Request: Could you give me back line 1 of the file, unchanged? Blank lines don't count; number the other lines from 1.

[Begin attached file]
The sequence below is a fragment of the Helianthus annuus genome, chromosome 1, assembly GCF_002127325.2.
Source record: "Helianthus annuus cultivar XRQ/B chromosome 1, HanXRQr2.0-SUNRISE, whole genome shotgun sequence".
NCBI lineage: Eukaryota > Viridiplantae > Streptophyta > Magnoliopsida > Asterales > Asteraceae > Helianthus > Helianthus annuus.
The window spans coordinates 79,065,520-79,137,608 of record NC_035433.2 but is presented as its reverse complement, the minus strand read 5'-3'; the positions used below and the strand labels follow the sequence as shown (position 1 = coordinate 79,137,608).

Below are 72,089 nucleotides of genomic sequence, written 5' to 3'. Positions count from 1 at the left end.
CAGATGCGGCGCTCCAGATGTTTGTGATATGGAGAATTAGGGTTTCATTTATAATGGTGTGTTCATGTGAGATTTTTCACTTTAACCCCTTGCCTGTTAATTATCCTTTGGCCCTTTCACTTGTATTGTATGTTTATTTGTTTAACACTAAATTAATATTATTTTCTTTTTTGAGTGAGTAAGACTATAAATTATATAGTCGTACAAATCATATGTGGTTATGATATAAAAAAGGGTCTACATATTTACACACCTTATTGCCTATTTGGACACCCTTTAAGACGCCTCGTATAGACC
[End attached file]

The sequence below is a fragment of the Helianthus annuus genome, chromosome 1, assembly GCF_002127325.2.